The Pervasive Role of Priors: Part One
Thanks to Larry for inviting me to guest-blog. It’s every academic’s dream, I think, to have a built-in audience for her thoughts. And given the caliber of this blog and the readership it attracts, I could scarcely have a better one.
One subject I’ll be blogging on is my general view that people’s prior beliefs and other aspects of how they view and take in the world explain a huge amount, much more than is usually acknowledged. They (people’s priors) help explain why there are so many debates that never get anywhere. Both sides might have terrific arguments, yet nobody is persuaded.
And people keep on making the same sorts of arguments, even knowing this. Sometimes they wonder why more people aren’t persuaded. It’s a bit like the old joke about the person who goes to a foreign country and doesn’t know the language, so he tries to communicate in his own language and, when he’s not understood, he just tries again, repeating what he said . . . but louder.
I recently went to a very interesting colloquium co-sponsored by the Federalist Society and the Liberty Fund on Behavioral Law and Economics. One big issue discussed was the relationship between behavioral law and economics and law, including most importantly paternalistic justifications for law that behavioral l & e might provide. Michael Bloomberg’s attempt to ban sales of large sizes of soda was much on people’s minds.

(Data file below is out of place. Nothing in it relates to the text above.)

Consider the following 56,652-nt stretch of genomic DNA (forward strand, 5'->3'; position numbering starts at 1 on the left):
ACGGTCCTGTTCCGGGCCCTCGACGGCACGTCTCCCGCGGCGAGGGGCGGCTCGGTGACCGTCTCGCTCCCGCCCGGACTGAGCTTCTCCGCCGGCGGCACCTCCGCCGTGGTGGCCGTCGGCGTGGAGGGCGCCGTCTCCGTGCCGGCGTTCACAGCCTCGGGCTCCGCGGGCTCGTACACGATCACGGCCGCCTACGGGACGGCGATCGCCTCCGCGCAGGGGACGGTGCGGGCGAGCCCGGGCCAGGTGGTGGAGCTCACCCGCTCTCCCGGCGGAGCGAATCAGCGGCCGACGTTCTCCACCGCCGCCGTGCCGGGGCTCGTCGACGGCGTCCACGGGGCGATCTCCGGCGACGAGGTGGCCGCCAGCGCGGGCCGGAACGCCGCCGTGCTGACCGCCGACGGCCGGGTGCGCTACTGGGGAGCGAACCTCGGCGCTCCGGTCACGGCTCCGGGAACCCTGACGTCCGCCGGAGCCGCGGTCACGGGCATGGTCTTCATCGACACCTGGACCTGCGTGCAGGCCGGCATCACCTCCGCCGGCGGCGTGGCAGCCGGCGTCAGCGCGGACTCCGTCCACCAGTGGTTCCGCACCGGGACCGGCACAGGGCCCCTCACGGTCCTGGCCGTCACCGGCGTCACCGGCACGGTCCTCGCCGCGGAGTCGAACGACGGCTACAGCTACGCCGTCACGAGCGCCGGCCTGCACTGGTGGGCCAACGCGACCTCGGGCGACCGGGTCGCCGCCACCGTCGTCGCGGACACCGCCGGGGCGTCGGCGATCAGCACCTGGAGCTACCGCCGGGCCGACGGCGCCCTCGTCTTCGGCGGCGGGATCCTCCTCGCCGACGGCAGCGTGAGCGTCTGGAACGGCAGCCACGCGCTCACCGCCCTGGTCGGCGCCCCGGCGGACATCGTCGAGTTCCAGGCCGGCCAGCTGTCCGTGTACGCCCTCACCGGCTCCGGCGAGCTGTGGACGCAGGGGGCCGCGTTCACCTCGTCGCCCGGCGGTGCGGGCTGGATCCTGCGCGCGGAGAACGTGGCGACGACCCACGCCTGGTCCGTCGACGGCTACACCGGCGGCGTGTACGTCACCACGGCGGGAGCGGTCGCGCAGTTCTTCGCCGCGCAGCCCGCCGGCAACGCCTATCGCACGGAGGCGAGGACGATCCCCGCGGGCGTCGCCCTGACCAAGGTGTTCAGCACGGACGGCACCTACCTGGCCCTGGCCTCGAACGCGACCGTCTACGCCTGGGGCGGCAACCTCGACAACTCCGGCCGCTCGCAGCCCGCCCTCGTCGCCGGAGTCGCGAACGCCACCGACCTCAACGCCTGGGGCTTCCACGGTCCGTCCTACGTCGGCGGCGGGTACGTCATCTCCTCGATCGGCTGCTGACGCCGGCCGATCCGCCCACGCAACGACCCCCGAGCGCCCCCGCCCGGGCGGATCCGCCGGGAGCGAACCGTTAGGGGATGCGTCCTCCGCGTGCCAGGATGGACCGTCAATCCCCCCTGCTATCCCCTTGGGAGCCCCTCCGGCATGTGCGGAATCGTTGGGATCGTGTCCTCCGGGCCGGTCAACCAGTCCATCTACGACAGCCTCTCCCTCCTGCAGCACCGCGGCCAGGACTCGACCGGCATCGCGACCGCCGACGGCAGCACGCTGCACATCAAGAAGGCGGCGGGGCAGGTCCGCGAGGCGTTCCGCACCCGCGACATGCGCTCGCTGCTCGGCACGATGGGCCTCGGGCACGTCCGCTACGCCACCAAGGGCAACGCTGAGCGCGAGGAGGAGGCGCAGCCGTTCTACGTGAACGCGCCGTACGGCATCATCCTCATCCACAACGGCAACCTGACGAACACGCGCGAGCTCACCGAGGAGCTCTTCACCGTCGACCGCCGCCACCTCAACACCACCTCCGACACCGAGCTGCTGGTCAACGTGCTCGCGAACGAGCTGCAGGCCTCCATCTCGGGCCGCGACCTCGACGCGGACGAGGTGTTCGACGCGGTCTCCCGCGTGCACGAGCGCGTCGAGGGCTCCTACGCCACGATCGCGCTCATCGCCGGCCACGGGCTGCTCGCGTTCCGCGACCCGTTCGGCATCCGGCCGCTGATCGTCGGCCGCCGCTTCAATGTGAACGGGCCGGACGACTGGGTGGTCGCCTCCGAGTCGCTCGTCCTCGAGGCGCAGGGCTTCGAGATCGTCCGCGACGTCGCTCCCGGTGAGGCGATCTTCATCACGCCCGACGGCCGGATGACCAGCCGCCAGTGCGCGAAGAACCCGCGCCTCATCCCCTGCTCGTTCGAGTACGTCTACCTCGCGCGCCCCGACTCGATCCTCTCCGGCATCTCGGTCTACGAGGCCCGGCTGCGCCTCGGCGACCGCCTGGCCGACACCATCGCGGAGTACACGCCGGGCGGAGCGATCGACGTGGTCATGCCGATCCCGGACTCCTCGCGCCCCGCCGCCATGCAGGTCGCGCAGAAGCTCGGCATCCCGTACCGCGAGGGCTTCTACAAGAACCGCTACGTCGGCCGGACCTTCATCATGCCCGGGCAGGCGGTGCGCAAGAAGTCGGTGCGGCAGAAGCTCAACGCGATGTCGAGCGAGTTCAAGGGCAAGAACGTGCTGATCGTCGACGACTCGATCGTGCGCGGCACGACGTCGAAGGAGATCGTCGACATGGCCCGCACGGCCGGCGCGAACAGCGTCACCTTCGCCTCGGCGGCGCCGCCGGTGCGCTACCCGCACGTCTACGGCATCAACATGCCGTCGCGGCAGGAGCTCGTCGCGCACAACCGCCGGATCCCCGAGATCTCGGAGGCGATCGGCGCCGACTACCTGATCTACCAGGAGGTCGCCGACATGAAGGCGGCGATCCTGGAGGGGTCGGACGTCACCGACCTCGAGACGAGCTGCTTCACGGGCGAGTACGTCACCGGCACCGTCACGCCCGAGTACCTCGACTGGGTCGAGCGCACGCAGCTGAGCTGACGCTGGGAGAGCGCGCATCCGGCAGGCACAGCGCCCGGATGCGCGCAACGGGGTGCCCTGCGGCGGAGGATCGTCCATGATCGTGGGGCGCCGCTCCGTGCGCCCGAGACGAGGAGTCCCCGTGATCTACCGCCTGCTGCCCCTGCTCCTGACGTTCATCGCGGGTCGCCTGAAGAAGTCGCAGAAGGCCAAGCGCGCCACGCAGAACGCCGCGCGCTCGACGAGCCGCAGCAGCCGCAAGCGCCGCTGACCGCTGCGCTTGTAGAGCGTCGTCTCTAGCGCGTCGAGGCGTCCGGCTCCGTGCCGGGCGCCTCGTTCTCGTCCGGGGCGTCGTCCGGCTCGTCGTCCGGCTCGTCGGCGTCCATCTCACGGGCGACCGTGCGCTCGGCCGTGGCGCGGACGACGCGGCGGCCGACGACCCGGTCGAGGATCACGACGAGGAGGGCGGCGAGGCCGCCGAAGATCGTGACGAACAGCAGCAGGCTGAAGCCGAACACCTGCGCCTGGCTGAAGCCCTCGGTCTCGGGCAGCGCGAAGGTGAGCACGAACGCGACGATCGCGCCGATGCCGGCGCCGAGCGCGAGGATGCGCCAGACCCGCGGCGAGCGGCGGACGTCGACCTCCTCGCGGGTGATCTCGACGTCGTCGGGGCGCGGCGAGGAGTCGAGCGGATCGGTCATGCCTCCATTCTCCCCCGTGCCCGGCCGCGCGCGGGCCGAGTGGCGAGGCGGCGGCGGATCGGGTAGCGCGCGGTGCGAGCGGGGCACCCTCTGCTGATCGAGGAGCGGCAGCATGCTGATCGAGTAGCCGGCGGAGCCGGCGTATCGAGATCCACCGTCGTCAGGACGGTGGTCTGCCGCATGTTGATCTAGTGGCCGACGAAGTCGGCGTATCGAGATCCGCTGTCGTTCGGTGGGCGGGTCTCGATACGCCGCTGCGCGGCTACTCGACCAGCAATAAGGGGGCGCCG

One thing I very much wanted to get out of the discussion was an understanding of the other participants’ priors as well as my own. Here are some initial thoughts.
First, people differ enormously as to how much they mind being told what to do. For instance, some people dream of being their own bosses, whereas others (me and my family) would consider being our own bosses a nightmare. Some people are particularly bothered by government telling them what to do; some people don’t think government telling them what to do is so bad. Of course it matters enormously what they are being told to do, although not in a simple linear way.
We can consider two different types of reasons. One is that the thing you’re being asked to do is onerous- you think you’d experience doing it as a lot of trouble, or it’s something you really don’t want to do. That one might be somewhat linear—the more trouble you have to take, the more you mind. But often, one bristles based on what one would articulate as ‘principle’ – who is the government to tell me I have to get my cat a rabies shot when she’s never going outside?
Who is the government to make it harder for me to get the gun that I want to have to feel my family is safe, and with which I might save their lives? Who is the government to tell me and my neighbors in a building that has “historical” designation that we can only make changes the government approves?
And one might be influenced by one’s underlying views and values about how well-intentioned government is generally, and how important not being told what to do is. And of course government’s stated rationale- is it supposedly just for my own good, or for society’s, or for some subset of society’s….?
People at the colloquium disagreed as to whether government thinks paternalistic rationales are more palatable than ones based on externalities. I will have more to say on this—I will be continuing this thread in later posts.